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Rep. John Garamendi’s 2018 Report Card

Representative from California's 3rd District
Democrat
Serving Jan 3, 2013 – Jan 3, 2021


These statistics cover Garamendi’s record during the 115th Congress (Jan 3, 2017-Jan 3, 2019) and compare him to other representatives also serving at the end of the session. Last updated on Jan 20, 2019.

A higher or lower number below doesn’t necessarily make this legislator any better or worse, or more or less effective, than other Members of Congress. We present these statistics for you to understand the quantitative aspects of Garamendi’s legislative career and make your own judgements based on what activities you think are important.

Keep in mind that there are many important aspects of being a legislator besides what can be measured, such as constituent services and performing oversight of the executive branch, which aren’t reflected here.

 

Introduced the 7th fewest bills compared to California Delegation (tied with 2 others)

Garamendi introduced 10 bills and resolutions in the 115th Congress. View Bills »

Compare to all California Delegation (11th percentile); House Democrats (20th percentile); All Representatives (19th percentile).


 

Got influential cosponsors the 9th least often compared to California Delegation (tied with 5 others)

2 of Garamendi’s bills and resolutions in the 115th Congress had a cosponsor who was a chair or ranking member of a committee that the bill was referred to. Getting support from committee leaders on relevant committees is a crucial step in moving legislation forward.

Those bills were: H.R. 1251: CPI-E Act of 2017; H.R. 5879: Merchant Mariners of World War ...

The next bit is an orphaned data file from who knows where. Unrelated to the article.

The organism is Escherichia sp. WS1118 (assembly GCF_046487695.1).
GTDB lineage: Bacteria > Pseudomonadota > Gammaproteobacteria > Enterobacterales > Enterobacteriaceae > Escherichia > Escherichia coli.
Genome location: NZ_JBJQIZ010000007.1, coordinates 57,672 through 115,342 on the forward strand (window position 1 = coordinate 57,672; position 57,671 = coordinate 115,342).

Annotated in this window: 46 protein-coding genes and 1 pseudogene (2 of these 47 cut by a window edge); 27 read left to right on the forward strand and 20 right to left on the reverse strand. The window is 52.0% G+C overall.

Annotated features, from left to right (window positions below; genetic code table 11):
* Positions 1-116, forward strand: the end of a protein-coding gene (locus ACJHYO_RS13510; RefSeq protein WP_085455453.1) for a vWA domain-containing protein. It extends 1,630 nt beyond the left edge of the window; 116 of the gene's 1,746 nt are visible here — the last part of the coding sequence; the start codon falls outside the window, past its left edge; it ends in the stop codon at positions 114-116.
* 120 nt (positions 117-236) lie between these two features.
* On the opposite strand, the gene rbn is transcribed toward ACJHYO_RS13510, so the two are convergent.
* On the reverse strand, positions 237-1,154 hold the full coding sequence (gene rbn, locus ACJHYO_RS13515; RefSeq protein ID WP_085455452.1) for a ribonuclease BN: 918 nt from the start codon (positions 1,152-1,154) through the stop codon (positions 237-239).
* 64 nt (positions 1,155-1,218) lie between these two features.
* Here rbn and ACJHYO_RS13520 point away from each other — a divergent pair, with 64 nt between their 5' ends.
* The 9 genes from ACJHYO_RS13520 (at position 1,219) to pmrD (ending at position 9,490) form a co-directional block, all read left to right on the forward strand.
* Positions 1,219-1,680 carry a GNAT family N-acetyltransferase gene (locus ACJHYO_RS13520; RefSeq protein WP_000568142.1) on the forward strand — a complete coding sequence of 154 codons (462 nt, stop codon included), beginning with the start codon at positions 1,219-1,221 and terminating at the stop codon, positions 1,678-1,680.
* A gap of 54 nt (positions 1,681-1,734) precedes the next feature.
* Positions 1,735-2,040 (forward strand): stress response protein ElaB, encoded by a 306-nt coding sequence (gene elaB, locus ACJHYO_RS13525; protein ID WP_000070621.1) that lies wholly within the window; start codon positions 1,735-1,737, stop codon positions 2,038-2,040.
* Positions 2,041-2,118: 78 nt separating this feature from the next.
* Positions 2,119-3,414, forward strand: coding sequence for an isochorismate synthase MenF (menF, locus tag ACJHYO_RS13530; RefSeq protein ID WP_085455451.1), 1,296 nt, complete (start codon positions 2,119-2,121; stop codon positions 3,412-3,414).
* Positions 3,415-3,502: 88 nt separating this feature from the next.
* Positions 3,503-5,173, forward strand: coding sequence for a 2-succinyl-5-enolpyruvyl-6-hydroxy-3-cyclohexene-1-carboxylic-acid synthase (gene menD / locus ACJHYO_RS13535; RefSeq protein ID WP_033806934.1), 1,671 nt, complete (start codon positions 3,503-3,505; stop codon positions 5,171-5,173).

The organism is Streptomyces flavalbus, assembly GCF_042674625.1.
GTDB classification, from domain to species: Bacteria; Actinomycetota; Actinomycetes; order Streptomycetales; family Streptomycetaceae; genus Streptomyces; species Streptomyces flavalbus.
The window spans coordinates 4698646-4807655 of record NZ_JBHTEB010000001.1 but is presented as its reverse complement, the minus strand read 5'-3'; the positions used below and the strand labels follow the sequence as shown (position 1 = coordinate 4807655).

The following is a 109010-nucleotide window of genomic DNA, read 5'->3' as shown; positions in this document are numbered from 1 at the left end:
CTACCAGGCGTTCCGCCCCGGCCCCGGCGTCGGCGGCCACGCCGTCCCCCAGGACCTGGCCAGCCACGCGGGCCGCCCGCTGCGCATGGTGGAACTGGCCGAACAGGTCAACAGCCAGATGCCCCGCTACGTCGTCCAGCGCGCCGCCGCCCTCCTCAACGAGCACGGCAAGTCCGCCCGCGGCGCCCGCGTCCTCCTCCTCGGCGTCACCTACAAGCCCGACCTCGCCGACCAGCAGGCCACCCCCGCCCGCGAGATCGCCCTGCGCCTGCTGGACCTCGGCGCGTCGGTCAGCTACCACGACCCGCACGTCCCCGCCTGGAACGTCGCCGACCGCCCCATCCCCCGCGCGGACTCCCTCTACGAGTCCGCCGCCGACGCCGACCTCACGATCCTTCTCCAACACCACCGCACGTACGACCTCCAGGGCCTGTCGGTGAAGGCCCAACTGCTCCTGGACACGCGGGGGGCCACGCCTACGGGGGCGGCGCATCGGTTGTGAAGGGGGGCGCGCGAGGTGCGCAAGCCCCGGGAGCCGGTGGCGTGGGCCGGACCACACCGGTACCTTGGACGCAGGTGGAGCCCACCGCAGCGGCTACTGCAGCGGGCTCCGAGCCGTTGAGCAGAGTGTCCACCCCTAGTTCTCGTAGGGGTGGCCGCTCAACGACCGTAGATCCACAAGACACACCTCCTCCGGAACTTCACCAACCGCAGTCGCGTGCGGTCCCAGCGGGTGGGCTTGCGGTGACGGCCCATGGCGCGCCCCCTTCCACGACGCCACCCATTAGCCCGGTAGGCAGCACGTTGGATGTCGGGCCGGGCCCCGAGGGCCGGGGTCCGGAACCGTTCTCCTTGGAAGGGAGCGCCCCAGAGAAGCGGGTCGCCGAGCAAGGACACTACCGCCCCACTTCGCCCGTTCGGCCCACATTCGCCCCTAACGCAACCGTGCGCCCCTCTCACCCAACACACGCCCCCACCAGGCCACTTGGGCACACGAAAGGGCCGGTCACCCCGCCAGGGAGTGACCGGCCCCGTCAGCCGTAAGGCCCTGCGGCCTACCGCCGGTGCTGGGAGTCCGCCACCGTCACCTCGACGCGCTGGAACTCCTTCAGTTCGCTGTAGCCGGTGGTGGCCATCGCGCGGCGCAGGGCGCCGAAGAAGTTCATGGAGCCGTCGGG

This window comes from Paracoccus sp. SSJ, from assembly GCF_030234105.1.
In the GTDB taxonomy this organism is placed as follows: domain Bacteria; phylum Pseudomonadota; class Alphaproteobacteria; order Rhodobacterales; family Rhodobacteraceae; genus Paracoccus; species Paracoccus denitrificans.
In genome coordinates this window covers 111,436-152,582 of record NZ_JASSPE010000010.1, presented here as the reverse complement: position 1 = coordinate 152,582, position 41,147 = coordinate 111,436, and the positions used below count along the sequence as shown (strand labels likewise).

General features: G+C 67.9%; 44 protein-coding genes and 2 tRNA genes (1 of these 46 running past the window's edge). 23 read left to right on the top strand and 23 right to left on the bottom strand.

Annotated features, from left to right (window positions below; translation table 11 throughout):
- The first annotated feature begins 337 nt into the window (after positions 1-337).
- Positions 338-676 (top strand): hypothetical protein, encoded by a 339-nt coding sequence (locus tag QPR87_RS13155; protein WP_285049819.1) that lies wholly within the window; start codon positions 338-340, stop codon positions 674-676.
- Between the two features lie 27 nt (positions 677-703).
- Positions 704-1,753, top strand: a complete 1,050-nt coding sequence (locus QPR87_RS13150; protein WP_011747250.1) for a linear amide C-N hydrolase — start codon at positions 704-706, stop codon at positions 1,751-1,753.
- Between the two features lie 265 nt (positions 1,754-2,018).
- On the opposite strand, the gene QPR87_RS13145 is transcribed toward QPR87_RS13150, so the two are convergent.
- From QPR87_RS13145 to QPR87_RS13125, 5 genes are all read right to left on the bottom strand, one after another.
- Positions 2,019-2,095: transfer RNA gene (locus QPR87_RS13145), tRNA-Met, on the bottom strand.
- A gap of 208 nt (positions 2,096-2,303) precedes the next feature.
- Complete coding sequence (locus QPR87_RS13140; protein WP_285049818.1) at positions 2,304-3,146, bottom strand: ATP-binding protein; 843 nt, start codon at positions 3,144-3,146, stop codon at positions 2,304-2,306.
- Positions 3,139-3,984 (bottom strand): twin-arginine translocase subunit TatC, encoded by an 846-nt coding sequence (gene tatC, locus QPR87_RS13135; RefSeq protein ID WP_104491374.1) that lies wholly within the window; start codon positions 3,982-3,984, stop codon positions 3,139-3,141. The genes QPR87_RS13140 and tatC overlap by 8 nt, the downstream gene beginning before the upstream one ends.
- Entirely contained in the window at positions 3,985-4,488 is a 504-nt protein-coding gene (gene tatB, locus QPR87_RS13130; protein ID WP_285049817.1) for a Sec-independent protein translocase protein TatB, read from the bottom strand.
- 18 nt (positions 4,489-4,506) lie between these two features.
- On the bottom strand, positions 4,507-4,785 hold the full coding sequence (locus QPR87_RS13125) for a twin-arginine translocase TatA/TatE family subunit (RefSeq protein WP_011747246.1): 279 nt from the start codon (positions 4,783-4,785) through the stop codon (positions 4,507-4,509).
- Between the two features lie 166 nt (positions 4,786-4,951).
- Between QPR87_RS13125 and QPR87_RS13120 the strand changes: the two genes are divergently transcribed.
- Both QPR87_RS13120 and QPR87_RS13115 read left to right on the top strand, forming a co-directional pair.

Compare to all California Delegation (15th percentile); House Democrats (24th percentile); All Representatives (26th percentile).


 

Ranked the 31st top leader compared to House Democrats

Our unique leadership analysis looks at who is cosponsoring whose bills. A higher score shows a greater ability to get cosponsors on bills.

For more, see our methodology. Note that because on this page only legislative activity in the 115th Congress is considered, the leadership score here may differ from Garamendi’s score elsewhere on GovTrack.

Compare to all California Delegation (68th percentile); House Democrats (84th percentile); All Representatives (76th percentile).


 

Cosponsored the 55th most bills compared to All Representatives

Garamendi cosponsored 503 bills and resolutions introduced by other Members of Congress. Cosponsorship shows a willingness to work with others to advance policy goals. View Cosponsored Bills »

Compare to all California Delegation (75th percentile); House Democrats (74th percentile); All Representatives (87th percentile).


 

Ranked 85th most liberal compared to All Representatives

Our unique ideology analysis assigns a score to Members of Congress according to their legislative behavior by how similar the pattern of bills and resolutions they cosponsor are to other Members of Congress.

For more, see our methodology. Note that because on this page only legislative activity in the 115th Congress is considered, the ideology score here may differ from Garamendi’s score elsewhere on GovTrack.

Compare to all California Delegation (36th percentile); House Democrats (42nd percentile); All Representatives (19th percentile).